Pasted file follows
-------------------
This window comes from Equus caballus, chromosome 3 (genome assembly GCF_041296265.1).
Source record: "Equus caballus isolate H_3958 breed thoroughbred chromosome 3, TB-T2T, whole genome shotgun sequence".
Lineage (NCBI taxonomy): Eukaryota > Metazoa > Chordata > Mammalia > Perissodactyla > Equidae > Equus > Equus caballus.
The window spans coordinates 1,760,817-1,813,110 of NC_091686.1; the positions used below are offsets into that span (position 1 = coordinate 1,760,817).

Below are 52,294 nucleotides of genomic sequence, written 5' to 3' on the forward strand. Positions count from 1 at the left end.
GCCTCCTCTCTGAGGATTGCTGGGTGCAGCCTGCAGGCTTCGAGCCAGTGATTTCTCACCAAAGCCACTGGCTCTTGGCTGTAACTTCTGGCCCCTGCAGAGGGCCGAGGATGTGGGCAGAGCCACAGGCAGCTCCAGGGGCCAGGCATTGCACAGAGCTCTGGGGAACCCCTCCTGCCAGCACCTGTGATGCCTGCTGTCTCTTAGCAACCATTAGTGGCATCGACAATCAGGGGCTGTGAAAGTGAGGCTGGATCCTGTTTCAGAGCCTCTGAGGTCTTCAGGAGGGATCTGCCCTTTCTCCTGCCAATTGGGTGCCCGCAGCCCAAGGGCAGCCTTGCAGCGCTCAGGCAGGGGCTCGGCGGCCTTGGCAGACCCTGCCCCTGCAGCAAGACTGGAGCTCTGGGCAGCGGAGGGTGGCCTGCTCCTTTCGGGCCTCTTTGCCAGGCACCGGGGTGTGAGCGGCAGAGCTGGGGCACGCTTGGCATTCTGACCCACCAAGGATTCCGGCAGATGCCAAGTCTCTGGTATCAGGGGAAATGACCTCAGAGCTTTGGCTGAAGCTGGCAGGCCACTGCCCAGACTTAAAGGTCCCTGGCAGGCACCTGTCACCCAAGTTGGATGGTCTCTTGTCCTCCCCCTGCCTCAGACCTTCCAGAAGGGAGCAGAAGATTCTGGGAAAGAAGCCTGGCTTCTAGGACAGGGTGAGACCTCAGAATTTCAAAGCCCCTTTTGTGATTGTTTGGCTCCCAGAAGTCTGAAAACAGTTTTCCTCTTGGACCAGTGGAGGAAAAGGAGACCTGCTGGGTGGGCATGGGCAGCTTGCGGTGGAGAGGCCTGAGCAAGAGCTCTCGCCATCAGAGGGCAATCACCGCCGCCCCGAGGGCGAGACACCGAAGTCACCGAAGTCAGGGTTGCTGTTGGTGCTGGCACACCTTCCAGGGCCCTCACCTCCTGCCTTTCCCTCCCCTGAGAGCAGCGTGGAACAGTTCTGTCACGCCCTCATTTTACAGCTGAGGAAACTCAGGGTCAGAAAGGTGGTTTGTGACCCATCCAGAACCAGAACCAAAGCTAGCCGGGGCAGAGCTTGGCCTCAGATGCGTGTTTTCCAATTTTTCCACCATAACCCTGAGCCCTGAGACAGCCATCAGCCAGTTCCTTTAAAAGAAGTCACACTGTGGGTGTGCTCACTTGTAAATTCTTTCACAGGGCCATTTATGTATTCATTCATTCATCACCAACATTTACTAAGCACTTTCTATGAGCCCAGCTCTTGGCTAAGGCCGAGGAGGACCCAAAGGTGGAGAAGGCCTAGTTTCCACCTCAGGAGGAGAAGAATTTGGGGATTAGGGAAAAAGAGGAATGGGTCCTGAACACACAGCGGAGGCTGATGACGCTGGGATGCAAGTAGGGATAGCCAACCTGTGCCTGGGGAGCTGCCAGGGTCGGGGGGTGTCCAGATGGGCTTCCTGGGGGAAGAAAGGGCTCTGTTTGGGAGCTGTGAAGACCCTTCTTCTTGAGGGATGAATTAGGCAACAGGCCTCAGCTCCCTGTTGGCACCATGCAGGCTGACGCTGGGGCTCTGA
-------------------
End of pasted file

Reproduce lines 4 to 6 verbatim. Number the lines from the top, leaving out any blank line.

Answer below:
The window spans coordinates 1,760,817-1,813,110 of NC_091686.1; the positions used below are offsets into that span (position 1 = coordinate 1,760,817).

Below are 52,294 nucleotides of genomic sequence, written 5' to 3' on the forward strand. Positions count from 1 at the left end.
GCCTCCTCTCTGAGGATTGCTGGGTGCAGCCTGCAGGCTTCGAGCCAGTGATTTCTCACCAAAGCCACTGGCTCTTGGCTGTAACTTCTGGCCCCTGCAGAGGGCCGAGGATGTGGGCAGAGCCACAGGCAGCTCCAGGGGCCAGGCATTGCACAGAGCTCTGGGGAACCCCTCCTGCCAGCACCTGTGATGCCTGCTGTCTCTTAGCAACCATTAGTGGCATCGACAATCAGGGGCTGTGAAAGTGAGGCTGGATCCTGTTTCAGAGCCTCTGAGGTCTTCAGGAGGGATCTGCCCTTTCTCCTGCCAATTGGGTGCCCGCAGCCCAAGGGCAGCCTTGCAGCGCTCAGGCAGGGGCTCGGCGGCCTTGGCAGACCCTGCCCCTGCAGCAAGACTGGAGCTCTGGGCAGCGGAGGGTGGCCTGCTCCTTTCGGGCCTCTTTGCCAGGCACCGGGGTGTGAGCGGCAGAGCTGGGGCACGCTTGGCATTCTGACCCACCAAGGATTCCGGCAGATGCCAAGTCTCTGGTATCAGGGGAAATGACCTCAGAGCTTTGGCTGAAGCTGGCAGGCCACTGCCCAGACTTAAAGGTCCCTGGCAGGCACCTGTCACCCAAGTTGGATGGTCTCTTGTCCTCCCCCTGCCTCAGACCTTCCAGAAGGGAGCAGAAGATTCTGGGAAAGAAGCCTGGCTTCTAGGACAGGGTGAGACCTCAGAATTTCAAAGCCCCTTTTGTGATTGTTTGGCTCCCAGAAGTCTGAAAACAGTTTTCCTCTTGGACCAGTGGAGGAAAAGGAGACCTGCTGGGTGGGCATGGGCAGCTTGCGGTGGAGAGGCCTGAGCAAGAGCTCTCGCCATCAGAGGGCAATCACCGCCGCCCCGAGGGCGAGACACCGAAGTCACCGAAGTCAGGGTTGCTGTTGGTGCTGGCACACCTTCCAGGGCCCTCACCTCCTGCCTTTCCCTCCCCTGAGAGCAGCGTGGAACAGTTCTGTCACGCCCTCATTTTACAGCTGAGGAAACTCAGGGTCAGAAAGGTGGTTTGTGACCCATCCAGAACCAGAACCAAAGCTAGCCGGGGCAGAGCTTGGCCTCAGATGCGTGTTTTCCAATTTTTCCACCATAACCCTGAGCCCTGAGACAGCCATCAGCCAGTTCCTTTAAAAGAAGTCACACTGTGGGTGTGCTCACTTGTAAATTCTTTCACAGGGCCATTTATGTATTCATTCATTCATCACCAACATTTACTAAGCACTTTCTATGAGCCCAGCTCTTGGCTAAGGCCGAGGAGGACCCAAAGGTGGAGAAGGCCTAGTTTCCACCTCAGGAGGAGAAGAATTTGGGGATTAGGGAAAAAGAGGAATGGGTCCTGAACACACAGCGGAGGCTGATGACGCTGGGATGCAAGTAGGGATAGCCAACCTGTGCCTGGGGAGCTGCCAGGGTCGGGGGGTGTCCAGATGGGCTTCCTGGGGGAAGAAAGGGCTCTGTTTGGGAGCTGTGAAGACCCTTCTTCTTGAGGGATGAATTAGGCAACAGGCCTCAGCTCCCTGTTGGCACCATGCAGGCTGACGCTGGGGCTCTGA